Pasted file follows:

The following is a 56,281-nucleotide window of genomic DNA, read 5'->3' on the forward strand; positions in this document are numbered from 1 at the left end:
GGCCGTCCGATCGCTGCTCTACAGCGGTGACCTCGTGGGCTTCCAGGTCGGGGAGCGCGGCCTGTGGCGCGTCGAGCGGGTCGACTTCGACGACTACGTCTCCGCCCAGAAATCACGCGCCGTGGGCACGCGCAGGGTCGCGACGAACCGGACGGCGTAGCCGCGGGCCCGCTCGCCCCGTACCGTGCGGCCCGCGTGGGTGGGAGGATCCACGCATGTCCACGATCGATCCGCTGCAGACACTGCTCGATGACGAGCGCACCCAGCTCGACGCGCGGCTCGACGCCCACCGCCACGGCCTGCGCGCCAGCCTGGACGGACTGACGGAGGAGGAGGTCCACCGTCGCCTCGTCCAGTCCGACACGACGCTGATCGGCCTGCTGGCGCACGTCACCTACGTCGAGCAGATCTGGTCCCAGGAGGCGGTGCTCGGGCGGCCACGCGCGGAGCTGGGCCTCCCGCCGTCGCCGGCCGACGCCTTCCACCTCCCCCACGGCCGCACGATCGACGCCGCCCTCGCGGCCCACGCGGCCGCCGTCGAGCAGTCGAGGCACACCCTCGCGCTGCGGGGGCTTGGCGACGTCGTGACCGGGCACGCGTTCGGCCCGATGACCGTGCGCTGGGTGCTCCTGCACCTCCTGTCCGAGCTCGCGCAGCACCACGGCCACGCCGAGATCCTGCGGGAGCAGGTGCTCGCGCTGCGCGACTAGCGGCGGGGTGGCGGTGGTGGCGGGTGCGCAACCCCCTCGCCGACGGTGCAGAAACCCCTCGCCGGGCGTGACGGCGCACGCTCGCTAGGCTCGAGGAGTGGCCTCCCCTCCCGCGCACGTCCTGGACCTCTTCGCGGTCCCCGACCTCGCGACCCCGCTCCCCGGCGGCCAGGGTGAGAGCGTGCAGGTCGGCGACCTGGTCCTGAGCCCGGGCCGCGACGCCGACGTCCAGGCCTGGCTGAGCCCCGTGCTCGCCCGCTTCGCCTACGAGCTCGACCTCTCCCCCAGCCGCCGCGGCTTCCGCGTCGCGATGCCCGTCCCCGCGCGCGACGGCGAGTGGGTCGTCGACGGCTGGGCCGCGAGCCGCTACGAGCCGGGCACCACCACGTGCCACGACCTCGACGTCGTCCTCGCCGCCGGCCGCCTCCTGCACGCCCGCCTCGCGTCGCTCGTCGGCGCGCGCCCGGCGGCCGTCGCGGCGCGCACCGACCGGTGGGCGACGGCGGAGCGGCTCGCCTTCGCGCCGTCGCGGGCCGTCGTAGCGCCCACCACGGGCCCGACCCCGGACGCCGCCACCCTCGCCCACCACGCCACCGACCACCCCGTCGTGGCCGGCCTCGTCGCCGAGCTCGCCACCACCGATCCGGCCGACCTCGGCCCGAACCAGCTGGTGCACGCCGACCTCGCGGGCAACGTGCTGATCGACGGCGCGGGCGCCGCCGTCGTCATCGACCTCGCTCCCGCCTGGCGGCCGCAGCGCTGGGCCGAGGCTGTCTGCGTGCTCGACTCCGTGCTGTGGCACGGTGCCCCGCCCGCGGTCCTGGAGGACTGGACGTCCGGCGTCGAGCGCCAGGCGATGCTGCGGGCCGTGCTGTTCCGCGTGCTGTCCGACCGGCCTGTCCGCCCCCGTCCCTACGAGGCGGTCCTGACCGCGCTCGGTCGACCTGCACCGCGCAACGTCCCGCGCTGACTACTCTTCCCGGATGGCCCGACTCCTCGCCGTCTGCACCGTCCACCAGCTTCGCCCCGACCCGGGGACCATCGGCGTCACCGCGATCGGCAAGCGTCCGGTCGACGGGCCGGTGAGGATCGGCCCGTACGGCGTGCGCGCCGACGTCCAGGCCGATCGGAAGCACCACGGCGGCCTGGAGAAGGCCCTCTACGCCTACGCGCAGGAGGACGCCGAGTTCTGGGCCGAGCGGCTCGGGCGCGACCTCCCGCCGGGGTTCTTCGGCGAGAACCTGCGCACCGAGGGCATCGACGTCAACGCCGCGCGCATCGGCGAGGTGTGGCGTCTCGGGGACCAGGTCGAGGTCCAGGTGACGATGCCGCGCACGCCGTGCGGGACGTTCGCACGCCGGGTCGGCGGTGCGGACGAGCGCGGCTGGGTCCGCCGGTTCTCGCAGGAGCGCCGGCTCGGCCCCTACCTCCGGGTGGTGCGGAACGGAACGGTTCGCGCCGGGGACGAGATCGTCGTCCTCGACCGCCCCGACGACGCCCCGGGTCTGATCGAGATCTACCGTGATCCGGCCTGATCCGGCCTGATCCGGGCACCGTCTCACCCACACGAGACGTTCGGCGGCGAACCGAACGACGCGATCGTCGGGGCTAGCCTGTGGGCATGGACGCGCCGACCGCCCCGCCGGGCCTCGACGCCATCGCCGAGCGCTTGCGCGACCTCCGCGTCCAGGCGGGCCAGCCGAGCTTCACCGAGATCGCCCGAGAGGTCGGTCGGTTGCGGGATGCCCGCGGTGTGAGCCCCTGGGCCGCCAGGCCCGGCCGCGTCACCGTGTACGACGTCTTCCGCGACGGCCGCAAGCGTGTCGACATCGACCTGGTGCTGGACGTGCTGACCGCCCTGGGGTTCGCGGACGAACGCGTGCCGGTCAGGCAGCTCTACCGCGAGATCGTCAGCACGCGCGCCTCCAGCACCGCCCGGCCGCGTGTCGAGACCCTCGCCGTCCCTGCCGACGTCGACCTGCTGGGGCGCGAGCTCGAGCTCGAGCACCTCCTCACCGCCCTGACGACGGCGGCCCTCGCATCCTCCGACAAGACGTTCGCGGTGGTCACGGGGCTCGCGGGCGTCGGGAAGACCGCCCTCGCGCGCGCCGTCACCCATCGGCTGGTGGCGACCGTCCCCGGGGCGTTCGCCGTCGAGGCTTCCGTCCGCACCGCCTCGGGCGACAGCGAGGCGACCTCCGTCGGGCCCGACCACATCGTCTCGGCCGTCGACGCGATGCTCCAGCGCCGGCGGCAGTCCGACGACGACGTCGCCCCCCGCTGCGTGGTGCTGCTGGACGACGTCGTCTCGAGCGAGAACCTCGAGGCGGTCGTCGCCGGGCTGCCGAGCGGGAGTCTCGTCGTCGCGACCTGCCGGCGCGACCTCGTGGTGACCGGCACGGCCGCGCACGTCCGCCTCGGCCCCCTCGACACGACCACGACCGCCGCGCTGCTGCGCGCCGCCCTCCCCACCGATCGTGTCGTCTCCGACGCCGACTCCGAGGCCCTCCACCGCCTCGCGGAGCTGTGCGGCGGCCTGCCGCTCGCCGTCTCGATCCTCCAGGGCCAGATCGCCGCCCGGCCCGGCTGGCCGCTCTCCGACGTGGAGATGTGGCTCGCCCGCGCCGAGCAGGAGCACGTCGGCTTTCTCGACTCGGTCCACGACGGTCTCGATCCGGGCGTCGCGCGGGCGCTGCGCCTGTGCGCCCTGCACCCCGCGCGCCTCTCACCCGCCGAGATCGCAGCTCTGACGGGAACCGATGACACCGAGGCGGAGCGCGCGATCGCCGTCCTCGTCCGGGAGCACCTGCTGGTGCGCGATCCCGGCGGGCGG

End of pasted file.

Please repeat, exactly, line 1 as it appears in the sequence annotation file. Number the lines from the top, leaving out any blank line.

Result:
The following is a 56,281-nucleotide window of genomic DNA, read 5'->3' on the forward strand; positions in this document are numbered from 1 at the left end: